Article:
UK recovered paper collections and exports both received significant early-year boosts, according to statistics from the Confederation of Paper Industries (CPI) and HMRC.
Collection volumes in the UK leapt 9.8%, from 612,116 tonnes in January 2010 to 671,972 tonnes in the first month of 2011. But compared with the start of last year, weather conditions in the early weeks of 2011 were significantly more conducive to collection activity.
In January, the biggest proportional increase in collection volumes was reserved for the Class IV high grades (+26.7% to 75,751 tonnes). But impressive performances were also turned in by Class II corrugated & kraft with a 20.8% leap to 310,236 tonnes and by Class I mixed papers with an increase of 15.1% to 96,787 tonnes.
The odd man out was Class III newspapers & magazines, collections of which suffered a 10.5% reverse to 189,199 tonnes from 211,432 tonnes in the first month of 2010.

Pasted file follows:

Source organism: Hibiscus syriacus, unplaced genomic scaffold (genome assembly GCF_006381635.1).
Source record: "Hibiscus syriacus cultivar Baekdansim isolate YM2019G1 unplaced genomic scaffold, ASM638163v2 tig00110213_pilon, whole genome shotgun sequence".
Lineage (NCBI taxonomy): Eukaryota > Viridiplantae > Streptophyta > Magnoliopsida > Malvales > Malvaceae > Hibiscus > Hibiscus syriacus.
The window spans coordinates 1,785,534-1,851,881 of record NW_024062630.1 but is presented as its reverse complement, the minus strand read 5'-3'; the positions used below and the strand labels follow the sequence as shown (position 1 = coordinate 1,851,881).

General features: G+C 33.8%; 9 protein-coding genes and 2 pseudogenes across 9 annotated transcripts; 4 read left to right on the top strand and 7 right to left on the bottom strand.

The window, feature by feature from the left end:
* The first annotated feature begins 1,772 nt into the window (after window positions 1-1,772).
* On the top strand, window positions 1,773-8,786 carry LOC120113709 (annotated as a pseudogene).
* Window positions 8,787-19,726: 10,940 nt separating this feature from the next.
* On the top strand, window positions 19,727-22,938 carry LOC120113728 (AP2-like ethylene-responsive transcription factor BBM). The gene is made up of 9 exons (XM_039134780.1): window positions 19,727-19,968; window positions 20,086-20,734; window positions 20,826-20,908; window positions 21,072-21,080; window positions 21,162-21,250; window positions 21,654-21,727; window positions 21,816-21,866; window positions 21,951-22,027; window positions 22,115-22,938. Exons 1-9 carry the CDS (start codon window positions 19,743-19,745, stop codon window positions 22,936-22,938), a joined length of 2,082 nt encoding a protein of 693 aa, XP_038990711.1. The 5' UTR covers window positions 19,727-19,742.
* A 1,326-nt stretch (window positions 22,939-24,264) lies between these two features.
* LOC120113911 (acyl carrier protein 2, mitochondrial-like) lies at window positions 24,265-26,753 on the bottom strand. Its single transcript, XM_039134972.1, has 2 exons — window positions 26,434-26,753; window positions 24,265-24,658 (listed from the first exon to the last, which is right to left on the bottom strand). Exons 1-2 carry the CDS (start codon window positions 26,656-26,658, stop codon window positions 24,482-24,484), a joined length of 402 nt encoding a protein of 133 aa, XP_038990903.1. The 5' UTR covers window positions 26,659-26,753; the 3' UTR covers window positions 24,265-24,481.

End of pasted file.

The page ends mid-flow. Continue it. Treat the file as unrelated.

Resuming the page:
UK exports of recovered fibre enjoyed a strong final quarter last year and this momentum was carried into the first month of 2011. Overseas shipments increased by more than a fifth, or 20.4%, to reach 372,584 tonnes. This figure was higher than for all but four months of last year (February, March, November and December).
Once again, however, newspapers & magazines failed to read the script. In amounting to 71,599 tonnes in January, UK exports of this class of recovered paper were actually 18.2% lower than in the corresponding month of 2010.
This performance was in stark contrast to the 182.7% leap in overseas shipments of the high grades, from 6,989 tonnes in January 2010 to 19,760 tonnes in the first month of this year. Meanwhile, UK exports of mixed papers surged 37.3% higher to 81,154 tonnes while the increase for corrugated & kraft was 28.4% to 200,071 tonnes.
In contrast, January halted the UK recovered paper import momentum developed during the course of 2010. Last year, volumes entering the UK climbed almost 22% to 112,433 tonnes, whereas the first month of 2011 saw the inflow reduced to 11,516 tonnes – a whopping 36.1% decline when compared with the 18,033 tonnes coming into the country in January 2010. Imports of newspapers & magazines were almost 83% lower at a miniscule 2,381 tonnes.
The domestic paper and board production sector cut its consumption of recovered paper by 3% in January, with the total of 310,904 tonnes trailing that of the same month last year by almost 10,000 tonnes.